Let’s see what else I’ve been afraid of. Oh yes. In the past, I’ve worried that this blog isn’t “status-y” enough. I don’t have the readership that many bloggers have. I don’t have a plan for it. Don’t want a plan for it. I love the randomness of it, though some readers might run for the hills. I can write nonsense about hand puppets whenever I get ready or post interviews and cover reveals to support authors.

By the way, I’m giving away a number of books in June. The fact that I can do so thrills me to no end.

books1

So that’s me. I’ve got a load of clothes in the dryer, so I’ve got to skedaddle soon. If I have a takeaway to add to this, I would say that if you and I meet, I won’t ask you, “What do you do?” As if you have to prove your worth by that question. Instead, I’ll just say, “I’m glad to meet you.” Because that’s what it’s all about, really, isn’t it? Who we are, not what we do.

After I take my clothes out of the dryer, I might get all fast and furious on the road in my old Civic. The sun is out and I have a horizon to find. (Yes, that is an allusion to one of Captain Jack Sparrow’s lines in the first Pirates of the Caribbean.) Maybe I’ll see you on the road. But if you rev your engine at me, watch out.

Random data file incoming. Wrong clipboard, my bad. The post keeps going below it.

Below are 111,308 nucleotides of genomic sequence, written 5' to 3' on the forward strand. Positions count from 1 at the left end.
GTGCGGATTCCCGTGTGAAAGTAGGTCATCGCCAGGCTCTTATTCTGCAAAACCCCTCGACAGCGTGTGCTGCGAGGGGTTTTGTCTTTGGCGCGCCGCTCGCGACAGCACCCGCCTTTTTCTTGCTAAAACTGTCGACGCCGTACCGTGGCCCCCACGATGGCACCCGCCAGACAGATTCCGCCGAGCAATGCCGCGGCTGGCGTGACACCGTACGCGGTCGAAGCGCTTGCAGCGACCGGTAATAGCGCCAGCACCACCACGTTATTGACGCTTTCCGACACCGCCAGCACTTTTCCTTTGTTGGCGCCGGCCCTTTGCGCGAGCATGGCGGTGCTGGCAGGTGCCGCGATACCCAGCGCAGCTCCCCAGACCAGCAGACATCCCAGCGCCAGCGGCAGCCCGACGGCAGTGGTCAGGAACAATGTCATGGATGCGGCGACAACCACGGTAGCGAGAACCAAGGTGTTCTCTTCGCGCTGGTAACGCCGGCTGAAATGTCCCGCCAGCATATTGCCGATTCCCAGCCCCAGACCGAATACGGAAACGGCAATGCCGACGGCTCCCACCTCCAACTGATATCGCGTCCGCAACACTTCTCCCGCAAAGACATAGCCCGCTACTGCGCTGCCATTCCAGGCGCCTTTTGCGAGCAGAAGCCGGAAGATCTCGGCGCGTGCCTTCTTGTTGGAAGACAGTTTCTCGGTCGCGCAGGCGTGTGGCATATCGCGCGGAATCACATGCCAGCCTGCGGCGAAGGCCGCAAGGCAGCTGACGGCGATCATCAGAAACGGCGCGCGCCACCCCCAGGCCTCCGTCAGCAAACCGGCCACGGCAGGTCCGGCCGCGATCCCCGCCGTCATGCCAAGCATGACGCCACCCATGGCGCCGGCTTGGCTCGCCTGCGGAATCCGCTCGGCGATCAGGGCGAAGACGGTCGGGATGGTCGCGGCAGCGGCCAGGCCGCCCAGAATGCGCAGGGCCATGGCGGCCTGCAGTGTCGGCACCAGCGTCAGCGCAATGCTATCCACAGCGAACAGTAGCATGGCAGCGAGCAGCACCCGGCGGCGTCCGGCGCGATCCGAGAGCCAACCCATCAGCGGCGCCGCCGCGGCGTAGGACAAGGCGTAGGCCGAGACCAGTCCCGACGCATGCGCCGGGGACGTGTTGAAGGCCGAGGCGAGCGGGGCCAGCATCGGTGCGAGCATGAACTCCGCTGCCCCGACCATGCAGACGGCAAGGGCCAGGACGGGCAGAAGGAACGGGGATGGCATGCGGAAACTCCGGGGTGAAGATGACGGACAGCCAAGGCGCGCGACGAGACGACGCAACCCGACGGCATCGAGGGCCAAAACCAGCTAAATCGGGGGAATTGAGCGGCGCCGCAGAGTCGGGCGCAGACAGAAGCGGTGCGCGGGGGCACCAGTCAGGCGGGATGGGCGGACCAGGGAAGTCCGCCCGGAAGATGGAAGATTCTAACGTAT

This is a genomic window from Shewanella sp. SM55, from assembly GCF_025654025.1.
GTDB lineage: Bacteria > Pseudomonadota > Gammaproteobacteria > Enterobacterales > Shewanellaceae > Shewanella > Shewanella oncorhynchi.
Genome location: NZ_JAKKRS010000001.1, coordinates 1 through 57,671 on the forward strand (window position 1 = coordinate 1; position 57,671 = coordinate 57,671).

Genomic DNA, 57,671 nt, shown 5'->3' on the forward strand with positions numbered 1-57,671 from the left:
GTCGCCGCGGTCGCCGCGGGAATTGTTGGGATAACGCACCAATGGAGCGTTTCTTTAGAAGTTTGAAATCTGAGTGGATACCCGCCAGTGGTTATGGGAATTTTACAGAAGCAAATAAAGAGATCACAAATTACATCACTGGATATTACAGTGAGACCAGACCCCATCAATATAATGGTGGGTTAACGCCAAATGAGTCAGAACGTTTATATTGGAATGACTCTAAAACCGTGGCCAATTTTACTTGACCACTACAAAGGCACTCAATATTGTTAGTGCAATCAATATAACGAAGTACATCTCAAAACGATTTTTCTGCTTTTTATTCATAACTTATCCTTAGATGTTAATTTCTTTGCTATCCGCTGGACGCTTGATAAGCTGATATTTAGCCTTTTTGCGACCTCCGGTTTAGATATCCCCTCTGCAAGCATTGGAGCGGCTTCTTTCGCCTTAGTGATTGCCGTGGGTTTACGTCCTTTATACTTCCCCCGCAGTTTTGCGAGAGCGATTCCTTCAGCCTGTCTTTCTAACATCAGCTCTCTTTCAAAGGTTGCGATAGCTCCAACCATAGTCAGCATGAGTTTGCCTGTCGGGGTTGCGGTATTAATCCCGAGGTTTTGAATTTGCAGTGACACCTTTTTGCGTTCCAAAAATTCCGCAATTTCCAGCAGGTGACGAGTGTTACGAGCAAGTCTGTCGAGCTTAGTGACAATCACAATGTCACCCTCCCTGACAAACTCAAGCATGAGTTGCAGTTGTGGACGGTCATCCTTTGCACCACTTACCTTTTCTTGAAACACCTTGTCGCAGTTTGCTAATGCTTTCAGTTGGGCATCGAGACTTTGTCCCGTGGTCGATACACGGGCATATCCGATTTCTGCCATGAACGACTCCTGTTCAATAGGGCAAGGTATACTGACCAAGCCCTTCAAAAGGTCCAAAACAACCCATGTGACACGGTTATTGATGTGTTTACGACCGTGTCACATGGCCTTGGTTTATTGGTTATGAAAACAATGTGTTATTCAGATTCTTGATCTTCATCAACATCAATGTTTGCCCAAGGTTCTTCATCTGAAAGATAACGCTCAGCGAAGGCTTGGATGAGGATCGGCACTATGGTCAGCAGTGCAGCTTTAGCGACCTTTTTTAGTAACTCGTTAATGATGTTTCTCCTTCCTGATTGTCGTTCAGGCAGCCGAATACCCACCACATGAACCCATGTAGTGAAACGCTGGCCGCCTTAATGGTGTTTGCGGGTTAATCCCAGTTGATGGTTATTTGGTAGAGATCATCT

In the meantime, I’ll leave you with this.

024

While the others at the party discussed who was who and what was what, Gandalf took a nap. I can so relate, Gandalf.

Honda Civic from cargurus.com. Book stack from blogs.mtu.edu. Other photos by L. Marie.

The Creativity of Desperation

Loki: How desperate are you, that you call on such lost creatures to defend you?
Nick Fury: How desperate am I? You threaten my world with war. You steal a force you can’t hope to control. You talk about peace and you kill ’cause it’s fun. You have made me very desperate. You might not be glad that you did.—Conversation from The Avengers (2012)

1ad6dc97f8f4a88a8f643e68e0036c40If you’ve seen Marvel’s Avengers movie, you’ll know just the scene in which this conversation takes place. (Click on conversation above to get more of the context if you’re wondering what they’re talking about.) Fury’s words ran through my mind today as I drove home. But I’m getting ahead of myself.

While waiting for a meeting with the pastor at church, I picked up a magazine and read part of an article about a woman in Zimbabwe. With nine kids to feed and no money, this woman knew the meaning of the word desperate as she struggled to put food on the table. She developed innovative ways to grow crops and was soon able to feed not only her kids but others in a similar desperate situation. I wanted to jot down some of the quotes she used and other specifics, but my meeting began, and I had to put down the magazine. I didn’t get a chance to grab it afterward to finish reading the article. But during the half-hour drive home, I thought about how often I’ve felt the ragged edge of desperation.